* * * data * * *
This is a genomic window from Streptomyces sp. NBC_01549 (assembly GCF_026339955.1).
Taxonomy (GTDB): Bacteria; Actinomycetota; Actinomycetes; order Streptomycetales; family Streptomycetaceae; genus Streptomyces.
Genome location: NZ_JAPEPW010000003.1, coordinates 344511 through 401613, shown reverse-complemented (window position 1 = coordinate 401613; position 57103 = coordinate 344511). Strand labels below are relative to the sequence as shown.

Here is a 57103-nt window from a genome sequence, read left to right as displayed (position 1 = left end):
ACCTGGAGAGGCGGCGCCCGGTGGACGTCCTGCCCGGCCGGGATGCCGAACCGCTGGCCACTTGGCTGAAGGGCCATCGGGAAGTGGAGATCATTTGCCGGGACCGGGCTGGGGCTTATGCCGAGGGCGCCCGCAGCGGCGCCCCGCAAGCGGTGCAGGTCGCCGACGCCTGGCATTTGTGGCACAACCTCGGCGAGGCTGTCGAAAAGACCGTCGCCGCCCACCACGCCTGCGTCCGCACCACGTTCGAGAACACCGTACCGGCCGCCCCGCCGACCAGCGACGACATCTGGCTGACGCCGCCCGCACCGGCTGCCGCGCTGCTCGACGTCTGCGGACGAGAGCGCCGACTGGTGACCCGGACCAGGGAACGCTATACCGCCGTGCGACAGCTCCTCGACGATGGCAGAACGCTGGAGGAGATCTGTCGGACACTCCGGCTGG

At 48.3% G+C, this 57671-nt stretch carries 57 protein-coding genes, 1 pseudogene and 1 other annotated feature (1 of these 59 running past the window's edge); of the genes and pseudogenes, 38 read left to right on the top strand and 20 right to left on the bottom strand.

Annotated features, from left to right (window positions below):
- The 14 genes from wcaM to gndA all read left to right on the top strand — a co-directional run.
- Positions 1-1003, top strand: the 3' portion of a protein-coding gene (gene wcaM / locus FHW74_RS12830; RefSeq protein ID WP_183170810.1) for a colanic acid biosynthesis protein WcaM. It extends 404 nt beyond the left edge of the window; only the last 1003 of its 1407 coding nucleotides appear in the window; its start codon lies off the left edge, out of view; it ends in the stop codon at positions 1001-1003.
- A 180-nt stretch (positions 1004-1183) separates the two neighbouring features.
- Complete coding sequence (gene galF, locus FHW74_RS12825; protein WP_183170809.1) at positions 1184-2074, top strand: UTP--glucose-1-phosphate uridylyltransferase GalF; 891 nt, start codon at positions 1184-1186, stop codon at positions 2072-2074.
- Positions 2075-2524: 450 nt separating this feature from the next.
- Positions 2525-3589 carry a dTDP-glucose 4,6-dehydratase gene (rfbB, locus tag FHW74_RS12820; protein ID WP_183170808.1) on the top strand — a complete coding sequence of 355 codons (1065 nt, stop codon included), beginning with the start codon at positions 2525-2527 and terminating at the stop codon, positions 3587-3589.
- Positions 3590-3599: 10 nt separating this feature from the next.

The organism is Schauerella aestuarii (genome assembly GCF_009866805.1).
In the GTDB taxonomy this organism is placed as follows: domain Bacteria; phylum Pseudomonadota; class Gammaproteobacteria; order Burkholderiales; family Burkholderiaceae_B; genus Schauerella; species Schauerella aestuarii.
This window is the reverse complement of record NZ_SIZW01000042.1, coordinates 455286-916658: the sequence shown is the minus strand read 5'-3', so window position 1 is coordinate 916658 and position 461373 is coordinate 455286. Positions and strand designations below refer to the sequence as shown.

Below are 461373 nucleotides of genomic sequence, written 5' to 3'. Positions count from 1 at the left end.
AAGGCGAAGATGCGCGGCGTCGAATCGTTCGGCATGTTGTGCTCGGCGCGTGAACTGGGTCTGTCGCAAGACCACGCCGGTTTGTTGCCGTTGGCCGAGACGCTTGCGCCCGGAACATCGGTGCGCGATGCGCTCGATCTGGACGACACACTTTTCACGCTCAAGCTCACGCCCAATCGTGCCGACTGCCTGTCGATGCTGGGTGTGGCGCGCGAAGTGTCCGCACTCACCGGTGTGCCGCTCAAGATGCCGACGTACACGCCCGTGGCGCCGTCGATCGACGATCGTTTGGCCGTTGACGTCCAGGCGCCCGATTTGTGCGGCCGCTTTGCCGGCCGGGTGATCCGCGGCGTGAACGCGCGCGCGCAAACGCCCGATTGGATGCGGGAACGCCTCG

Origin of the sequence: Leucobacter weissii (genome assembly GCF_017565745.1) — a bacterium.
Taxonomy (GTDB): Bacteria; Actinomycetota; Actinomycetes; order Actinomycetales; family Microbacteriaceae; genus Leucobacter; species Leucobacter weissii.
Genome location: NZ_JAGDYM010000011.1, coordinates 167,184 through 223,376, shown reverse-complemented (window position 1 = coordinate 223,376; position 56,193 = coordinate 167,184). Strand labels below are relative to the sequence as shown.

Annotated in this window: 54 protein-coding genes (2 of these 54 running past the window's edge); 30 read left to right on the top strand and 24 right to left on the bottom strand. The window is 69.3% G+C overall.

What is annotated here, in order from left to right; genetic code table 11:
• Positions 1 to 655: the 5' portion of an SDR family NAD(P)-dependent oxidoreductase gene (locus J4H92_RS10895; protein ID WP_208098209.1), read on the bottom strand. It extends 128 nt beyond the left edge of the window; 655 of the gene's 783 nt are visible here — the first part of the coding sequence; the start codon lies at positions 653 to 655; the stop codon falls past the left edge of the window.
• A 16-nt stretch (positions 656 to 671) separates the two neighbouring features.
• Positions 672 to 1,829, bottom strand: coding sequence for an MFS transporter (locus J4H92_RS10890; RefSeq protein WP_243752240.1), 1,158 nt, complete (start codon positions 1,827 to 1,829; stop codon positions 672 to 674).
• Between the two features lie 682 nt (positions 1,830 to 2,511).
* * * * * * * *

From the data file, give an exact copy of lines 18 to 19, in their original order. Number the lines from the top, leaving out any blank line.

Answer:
Below are 461373 nucleotides of genomic sequence, written 5' to 3'. Positions count from 1 at the left end.
AAGGCGAAGATGCGCGGCGTCGAATCGTTCGGCATGTTGTGCTCGGCGCGTGAACTGGGTCTGTCGCAAGACCACGCCGGTTTGTTGCCGTTGGCCGAGACGCTTGCGCCCGGAACATCGGTGCGCGATGCGCTCGATCTGGACGACACACTTTTCACGCTCAAGCTCACGCCCAATCGTGCCGACTGCCTGTCGATGCTGGGTGTGGCGCGCGAAGTGTCCGCACTCACCGGTGTGCCGCTCAAGATGCCGACGTACACGCCCGTGGCGCCGTCGATCGACGATCGTTTGGCCGTTGACGTCCAGGCGCCCGATTTGTGCGGCCGCTTTGCCGGCCGGGTGATCCGCGGCGTGAACGCGCGCGCGCAAACGCCCGATTGGATGCGGGAACGCCTCG